But what I really found myself thinking about as Christmas Eve came around was the ghostly white tree I had encountered deep in those frozen woods, in a spot where the trail had eroded over the summer and I had to bushwhack an alternate route. It was the other side of a spot where I had a close encounter with a barred owl last winter, a curious bowl in the floodplain that might have been formed by a past channel of the river, or by past mineral extraction operations before that zone became an involuntary park. Cirlot lists some of the associations between gods and trees, but does not mention the sycamore, which seems to lose its bark as it matures, perhaps to better express its embodiment of inexhaustible life, life without death, the connection of life with earth and sky. And more simply, of the possibility of peace that nature affirms, especially in the quiet of winter’s cold.
For more on the history of today’s holiday, check out Stephen Nissenbaum’s 1997 book The Battle for Christmas, a social and cultural history that was a Pulitzer finalist.
And for a fresh work of symbology that more deeply explores the confluence of the Christian and the pagan, check out The Bestiary of Christ by Louis Chardonnay-Lassay, recommended to me by a reader after last week’s post.
On the lighter side, in an effort to diversify our daughter’s televisual diet away from princess movies and the Scooby Doo marathons one of her best buddies turned her on to, I downloaded the Rankin & Bass stop-motion animated story of Rudolph. She liked it so much that I went looking for other Rankin & Bass holiday movies, and found there are close to twenty of them. And some of them are really insane narrative jumbles, like Rudolph & Frosty’s Christmas in July, which combines your favorite Gen X holiday characters with a bizarre circus on the beach emceed by Ethel Merman playing a stop-motion cowgirl, young Santa as a skinny red-bearded pioneer roaming a ravaged landscape with blonde wife and elf children in search of a place to settle, a Dick Van Dyke-like ice cream man trying to find his way back in a Montgolfier-looking hot air balloon, and the war between a white-bearded Palantir-wielding wizard and a Galadriel-like goddess who reveals the occult backstory of how Rudolph got his glow, through a spell encoded in a symbol she etches onto the bottom of his right front hoof that channels “the Power of the North Star.” I somehow missed this when it came out in 1979, probably because I was more interested in the pair’s cel-animated adaptation of The Hobbit. Watching Christmas in July makes me dream of the stop-motion Lord of the Rings they probably wanted to make, only to be frustrated by rights issues. What an Island of Misfit Toys that could have yielded.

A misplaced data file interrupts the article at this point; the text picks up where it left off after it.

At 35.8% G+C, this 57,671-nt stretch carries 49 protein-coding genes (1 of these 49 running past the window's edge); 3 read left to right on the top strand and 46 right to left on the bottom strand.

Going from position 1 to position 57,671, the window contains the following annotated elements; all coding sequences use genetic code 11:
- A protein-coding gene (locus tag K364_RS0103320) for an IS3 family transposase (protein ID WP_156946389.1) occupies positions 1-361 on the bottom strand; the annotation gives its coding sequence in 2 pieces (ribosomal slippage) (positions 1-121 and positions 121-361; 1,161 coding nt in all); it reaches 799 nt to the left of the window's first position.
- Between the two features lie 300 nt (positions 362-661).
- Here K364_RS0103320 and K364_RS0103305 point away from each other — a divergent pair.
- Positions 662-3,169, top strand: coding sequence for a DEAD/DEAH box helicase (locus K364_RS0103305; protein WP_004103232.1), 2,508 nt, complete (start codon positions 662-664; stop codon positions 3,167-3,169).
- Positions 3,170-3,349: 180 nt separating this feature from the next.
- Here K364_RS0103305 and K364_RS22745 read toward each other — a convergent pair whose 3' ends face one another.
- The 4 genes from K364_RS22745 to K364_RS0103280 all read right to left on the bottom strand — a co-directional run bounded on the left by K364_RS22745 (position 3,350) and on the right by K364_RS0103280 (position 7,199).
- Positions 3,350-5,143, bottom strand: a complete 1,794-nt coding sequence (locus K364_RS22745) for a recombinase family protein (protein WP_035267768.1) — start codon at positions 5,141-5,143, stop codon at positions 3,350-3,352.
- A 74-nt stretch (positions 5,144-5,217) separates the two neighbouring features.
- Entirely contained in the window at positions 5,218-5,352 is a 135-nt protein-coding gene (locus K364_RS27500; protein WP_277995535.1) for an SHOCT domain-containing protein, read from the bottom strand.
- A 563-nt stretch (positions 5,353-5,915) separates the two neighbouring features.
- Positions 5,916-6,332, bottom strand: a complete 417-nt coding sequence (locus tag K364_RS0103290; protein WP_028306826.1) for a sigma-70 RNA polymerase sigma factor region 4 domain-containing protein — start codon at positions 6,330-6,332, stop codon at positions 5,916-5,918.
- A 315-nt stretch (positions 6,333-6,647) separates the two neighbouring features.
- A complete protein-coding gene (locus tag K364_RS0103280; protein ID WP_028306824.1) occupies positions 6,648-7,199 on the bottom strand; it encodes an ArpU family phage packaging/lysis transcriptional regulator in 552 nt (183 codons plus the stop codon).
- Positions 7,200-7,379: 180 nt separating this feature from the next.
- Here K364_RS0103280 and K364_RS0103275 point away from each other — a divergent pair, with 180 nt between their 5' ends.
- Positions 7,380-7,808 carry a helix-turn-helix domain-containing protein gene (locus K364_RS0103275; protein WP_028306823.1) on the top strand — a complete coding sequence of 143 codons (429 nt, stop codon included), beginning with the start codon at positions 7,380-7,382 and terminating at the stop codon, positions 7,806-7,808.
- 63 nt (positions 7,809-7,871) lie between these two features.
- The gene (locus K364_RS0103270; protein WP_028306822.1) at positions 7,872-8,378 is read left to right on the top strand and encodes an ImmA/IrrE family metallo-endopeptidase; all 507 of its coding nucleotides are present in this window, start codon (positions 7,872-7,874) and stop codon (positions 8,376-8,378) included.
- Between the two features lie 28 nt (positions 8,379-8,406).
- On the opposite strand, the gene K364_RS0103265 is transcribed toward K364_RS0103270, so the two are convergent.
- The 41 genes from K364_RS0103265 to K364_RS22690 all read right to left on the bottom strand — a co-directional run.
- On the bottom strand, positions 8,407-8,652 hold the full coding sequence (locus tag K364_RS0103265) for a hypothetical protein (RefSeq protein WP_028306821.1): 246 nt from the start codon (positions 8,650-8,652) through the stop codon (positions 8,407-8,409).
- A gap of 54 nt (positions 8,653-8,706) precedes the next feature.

Merry Christmas to those who celebrate it. Field Notes will be off for the holidays next week. Stay warm and see you in the new year.